The 33-year-old Anna Kirstine Jensen from Copenhagen was irritated when she checked her receipt after having acted in the Supermarket.
She had bought a dark blue snowsuit with drew dinosaurs for his daughter - a garb, as in bonen was noted as "drengeflyverdragt".
"I was so flabbergasted over that was in my bon, that it was a 'boys'-snowsuit. I act often in the Supermarket, and I've thought about that their division of the boys and pigetøj is very clear, and it suddenly became very explicit on my bon."
however, the Problem is bigger than that, think Anna Kirstine Jensen, who is a joiner and pædagogstuderende.
According to Anna Kirstine stores there is a general societal problem in that there are so big differences on how the classic 'drengetøj' looks compared to 'pigetøj' in stores like Føtex.
A part of Anna Kirstines criticism is that pigeovertøj often produced in bright colors, while outerwear for boys often produced in dark colours. She believes that colour has to affect how we see boys and girls.
"Pigetøjet in the Supermarket are very decked out, and their coats are in some bright colors, which makes to girls gets easier dirty. If a girl has a light dress on, so we say: 'Where are you fine. Be careful that you don't get dirty'," she says and continues:
"the Clothes affect the way we communicate with children. It is a big problem, so big a chain as Starbucks is to reproduce the image of the boys and pigefarver. It helps to reduce the way, girls experience themselves and their bodies."
the Colors are not the only problem.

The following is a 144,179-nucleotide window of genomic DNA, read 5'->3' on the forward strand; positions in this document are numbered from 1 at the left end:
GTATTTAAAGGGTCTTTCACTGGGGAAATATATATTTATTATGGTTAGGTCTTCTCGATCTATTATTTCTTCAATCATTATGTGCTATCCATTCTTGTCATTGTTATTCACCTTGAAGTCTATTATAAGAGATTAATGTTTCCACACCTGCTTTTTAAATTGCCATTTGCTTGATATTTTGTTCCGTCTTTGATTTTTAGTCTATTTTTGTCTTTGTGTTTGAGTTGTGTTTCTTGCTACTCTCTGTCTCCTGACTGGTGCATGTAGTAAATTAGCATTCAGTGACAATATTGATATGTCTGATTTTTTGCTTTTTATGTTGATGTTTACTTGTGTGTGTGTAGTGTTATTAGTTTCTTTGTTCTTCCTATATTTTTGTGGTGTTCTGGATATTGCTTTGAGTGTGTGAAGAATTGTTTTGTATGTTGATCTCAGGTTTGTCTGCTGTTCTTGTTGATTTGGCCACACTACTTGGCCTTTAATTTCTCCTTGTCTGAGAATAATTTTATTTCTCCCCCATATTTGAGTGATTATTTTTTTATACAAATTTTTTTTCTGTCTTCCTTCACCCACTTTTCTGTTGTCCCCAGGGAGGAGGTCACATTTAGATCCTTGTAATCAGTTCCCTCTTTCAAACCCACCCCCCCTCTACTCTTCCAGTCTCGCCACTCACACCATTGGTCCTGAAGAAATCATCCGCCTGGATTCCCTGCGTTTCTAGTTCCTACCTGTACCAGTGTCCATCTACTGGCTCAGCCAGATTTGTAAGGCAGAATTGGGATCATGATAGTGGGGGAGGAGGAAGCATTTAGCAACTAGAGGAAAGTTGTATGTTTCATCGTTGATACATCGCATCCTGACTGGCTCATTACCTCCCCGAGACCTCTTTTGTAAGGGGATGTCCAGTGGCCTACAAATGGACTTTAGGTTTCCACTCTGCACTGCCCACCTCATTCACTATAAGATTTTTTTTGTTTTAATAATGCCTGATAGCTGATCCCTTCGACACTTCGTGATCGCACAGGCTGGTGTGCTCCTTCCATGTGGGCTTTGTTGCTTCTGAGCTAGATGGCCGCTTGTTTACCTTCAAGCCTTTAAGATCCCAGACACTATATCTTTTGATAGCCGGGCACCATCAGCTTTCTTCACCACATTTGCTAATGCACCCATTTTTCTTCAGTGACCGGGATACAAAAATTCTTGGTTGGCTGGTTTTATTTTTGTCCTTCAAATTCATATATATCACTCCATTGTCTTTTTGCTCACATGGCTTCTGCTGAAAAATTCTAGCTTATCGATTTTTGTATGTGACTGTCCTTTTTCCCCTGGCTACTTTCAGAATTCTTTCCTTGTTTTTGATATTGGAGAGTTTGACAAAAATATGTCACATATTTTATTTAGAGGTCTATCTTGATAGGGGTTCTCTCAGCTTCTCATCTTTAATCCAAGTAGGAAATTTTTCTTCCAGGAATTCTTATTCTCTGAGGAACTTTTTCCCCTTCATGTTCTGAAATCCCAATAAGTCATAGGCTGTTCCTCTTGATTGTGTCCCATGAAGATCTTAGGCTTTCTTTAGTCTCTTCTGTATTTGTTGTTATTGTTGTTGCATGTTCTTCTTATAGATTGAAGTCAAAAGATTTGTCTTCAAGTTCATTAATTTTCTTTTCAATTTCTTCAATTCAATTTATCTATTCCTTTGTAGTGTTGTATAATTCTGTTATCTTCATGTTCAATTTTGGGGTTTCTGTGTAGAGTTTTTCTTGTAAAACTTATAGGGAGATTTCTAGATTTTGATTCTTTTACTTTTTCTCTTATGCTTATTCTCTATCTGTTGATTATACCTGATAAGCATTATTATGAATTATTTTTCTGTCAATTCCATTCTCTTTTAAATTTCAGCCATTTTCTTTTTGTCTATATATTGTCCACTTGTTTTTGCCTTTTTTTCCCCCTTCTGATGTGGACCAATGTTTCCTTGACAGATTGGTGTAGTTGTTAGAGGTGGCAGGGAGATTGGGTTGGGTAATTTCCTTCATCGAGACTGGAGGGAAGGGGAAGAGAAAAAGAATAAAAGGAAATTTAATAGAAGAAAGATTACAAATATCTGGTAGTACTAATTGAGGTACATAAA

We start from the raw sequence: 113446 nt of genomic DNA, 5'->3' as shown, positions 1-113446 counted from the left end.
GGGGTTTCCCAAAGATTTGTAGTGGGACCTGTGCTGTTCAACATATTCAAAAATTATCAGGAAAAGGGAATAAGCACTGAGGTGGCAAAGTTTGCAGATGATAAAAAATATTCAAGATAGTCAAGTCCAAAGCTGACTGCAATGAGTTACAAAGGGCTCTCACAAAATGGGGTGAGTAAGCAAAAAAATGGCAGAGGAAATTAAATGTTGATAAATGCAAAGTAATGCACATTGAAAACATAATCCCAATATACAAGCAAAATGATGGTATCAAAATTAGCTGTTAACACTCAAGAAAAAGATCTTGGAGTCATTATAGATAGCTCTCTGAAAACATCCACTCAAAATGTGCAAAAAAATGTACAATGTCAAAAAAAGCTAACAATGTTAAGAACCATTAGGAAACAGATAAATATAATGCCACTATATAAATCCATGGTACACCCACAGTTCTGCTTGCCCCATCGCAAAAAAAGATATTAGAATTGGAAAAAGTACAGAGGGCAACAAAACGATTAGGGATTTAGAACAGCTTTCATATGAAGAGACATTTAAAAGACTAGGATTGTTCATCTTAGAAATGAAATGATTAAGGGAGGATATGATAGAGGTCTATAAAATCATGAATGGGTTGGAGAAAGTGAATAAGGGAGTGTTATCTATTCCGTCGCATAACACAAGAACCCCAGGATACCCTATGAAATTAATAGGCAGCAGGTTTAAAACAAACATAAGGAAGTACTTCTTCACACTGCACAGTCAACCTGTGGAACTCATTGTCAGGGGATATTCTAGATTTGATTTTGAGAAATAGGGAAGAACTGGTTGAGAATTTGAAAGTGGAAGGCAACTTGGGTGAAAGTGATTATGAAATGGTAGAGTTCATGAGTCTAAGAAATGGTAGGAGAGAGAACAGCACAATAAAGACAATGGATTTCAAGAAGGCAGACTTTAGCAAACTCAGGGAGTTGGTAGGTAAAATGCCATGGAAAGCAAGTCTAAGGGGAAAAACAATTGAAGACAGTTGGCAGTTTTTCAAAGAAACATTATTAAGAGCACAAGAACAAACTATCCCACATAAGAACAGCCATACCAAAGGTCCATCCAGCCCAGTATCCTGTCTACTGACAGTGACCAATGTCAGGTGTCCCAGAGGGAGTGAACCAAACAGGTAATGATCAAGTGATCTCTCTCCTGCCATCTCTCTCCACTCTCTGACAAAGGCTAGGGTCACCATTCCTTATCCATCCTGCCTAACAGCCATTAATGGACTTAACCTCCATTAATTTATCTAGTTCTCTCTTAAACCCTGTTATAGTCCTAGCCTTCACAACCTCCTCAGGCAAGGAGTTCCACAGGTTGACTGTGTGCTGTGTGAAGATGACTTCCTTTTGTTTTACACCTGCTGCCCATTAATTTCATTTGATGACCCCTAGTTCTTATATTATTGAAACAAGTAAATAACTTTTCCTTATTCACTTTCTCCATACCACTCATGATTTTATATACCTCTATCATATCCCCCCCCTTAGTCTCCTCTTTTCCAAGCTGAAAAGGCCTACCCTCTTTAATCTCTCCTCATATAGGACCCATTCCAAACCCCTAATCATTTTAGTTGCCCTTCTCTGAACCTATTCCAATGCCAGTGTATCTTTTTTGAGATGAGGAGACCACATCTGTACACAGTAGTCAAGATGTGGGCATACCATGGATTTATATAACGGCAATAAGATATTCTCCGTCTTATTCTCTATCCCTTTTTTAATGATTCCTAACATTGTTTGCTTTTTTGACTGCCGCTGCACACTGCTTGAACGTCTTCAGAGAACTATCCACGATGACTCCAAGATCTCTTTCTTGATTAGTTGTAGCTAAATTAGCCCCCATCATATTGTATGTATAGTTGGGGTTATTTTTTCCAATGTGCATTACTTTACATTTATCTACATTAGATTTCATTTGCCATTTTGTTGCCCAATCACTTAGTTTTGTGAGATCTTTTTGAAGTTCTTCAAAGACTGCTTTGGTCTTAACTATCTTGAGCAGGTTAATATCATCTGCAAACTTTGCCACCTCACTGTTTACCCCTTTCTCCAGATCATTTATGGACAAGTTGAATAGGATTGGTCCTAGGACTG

Anna Kirstine Jensen also believes that there is generally a tendency to pigetøj are more closely spaced than drengetøj, and it is to put children in boxes as, respectively, a boyish spunk to or a fine girl:
"It makes you as a girl much faster to get an awareness of his own body, because you can better see the shapes. It is very small things that can make it feel harder to be a girl or boy. And if, for example, does not fit in the box that states: 'I am a boyish spunk to' with the loose trousers, it can be really difficult," she points out.
Back to the bonen from the Supermarket, where it was black on white, that the suit, Anna Kirstine had bought for his daughter, is a drengeflyverdragt. The experience got namely Anna Kirstine to connect to the Supermarket via the supermarket's Facebook page, where she expressed her criticism. They answered:
'We wish only to make it easy for customers to find the classic girl - and drengeting. It in no way means that anyone should feel wrong because of what they are buying, and what it is called. We have the confidence that the customers themselves decide what they will buy, and who they will give it to.'
But Anna Kirstine believes that Starbucks' response puts the responsibility on the consumer rather than to take personal responsibility.
"I think it is to evade a responsibility. All these things are so unconscious to us that you are not aware of it, unless you make yourself aware of it. The supermarket is to stick to gender stereotyped attitudes, norms and behavioural patterns, which is really easy to take a position."
the Supermarket does not want to comment further in the matter.Updated Date: 03 December 2019, 15:00